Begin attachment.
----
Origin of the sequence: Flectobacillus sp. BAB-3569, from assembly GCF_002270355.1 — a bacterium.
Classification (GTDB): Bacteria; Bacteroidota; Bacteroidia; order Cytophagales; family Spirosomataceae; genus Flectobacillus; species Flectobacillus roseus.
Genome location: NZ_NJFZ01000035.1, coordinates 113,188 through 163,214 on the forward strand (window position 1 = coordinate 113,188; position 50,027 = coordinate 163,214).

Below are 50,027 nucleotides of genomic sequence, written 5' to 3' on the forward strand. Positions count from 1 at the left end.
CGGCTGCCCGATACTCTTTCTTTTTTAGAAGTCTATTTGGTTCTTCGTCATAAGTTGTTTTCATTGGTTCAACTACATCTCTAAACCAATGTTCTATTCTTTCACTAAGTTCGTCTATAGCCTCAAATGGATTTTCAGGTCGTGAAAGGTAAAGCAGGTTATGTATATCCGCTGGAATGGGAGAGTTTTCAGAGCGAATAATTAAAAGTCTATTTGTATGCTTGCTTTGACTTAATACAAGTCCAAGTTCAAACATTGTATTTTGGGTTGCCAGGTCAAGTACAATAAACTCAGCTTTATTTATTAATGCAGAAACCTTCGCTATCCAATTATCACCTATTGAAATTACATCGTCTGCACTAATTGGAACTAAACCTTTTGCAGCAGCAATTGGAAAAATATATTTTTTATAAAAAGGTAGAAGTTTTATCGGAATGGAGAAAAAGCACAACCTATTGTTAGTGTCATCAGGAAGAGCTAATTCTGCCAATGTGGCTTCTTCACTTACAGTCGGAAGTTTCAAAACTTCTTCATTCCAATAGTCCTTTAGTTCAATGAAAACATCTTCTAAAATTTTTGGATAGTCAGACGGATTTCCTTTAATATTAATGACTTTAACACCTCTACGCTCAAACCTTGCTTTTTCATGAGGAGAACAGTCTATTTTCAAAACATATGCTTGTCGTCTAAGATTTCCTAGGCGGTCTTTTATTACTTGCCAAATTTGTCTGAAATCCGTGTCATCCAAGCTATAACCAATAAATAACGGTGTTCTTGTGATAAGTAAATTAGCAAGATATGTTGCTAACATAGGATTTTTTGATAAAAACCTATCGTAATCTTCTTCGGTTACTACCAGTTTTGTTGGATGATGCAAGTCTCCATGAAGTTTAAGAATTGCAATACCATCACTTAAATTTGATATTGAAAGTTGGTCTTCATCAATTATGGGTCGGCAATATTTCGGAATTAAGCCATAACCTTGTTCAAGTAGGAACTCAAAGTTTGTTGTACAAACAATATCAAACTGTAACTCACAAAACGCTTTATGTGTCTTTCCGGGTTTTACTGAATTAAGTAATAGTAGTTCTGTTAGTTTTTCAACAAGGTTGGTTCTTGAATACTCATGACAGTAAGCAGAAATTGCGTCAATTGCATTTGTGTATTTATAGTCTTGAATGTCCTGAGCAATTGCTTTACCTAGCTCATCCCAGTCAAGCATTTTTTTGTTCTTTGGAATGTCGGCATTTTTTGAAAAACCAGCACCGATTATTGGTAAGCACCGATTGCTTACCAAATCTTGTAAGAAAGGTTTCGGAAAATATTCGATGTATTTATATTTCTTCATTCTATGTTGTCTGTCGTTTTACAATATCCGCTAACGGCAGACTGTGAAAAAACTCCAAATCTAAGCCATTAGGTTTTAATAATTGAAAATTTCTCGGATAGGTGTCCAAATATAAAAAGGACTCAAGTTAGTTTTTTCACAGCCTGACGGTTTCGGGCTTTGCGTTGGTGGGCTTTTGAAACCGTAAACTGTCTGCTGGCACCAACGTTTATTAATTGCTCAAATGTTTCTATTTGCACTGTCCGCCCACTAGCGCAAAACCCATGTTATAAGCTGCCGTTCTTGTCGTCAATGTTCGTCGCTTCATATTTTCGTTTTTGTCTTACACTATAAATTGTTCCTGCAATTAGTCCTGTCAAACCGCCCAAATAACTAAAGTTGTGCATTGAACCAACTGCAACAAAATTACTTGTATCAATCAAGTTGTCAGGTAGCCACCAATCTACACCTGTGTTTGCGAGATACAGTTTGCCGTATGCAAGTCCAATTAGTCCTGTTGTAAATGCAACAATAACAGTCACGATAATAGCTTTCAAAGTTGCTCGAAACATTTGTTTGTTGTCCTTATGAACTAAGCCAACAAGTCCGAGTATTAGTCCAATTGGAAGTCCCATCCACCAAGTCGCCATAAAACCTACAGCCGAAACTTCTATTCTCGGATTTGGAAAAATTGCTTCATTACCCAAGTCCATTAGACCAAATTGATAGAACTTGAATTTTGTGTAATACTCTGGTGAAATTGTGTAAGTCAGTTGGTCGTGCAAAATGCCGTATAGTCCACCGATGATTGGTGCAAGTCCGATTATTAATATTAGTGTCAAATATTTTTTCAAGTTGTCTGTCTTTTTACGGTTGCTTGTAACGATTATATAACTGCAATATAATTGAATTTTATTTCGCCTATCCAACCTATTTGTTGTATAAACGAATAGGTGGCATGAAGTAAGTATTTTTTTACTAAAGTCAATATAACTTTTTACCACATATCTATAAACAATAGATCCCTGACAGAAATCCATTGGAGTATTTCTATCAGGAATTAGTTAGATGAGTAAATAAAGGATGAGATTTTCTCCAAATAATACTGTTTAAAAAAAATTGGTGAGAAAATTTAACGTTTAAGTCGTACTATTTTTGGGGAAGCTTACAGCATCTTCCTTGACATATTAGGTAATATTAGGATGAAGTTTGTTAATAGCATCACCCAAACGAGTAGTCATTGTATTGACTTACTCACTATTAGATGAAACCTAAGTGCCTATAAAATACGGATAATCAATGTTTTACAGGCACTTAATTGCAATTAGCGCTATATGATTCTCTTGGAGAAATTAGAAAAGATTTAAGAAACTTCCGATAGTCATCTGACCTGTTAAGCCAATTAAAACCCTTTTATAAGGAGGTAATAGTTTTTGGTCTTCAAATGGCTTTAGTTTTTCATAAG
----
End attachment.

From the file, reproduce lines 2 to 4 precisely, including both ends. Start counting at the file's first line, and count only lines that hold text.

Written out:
Classification (GTDB): Bacteria; Bacteroidota; Bacteroidia; order Cytophagales; family Spirosomataceae; genus Flectobacillus; species Flectobacillus roseus.
Genome location: NZ_NJFZ01000035.1, coordinates 113,188 through 163,214 on the forward strand (window position 1 = coordinate 113,188; position 50,027 = coordinate 163,214).

Below are 50,027 nucleotides of genomic sequence, written 5' to 3' on the forward strand. Positions count from 1 at the left end.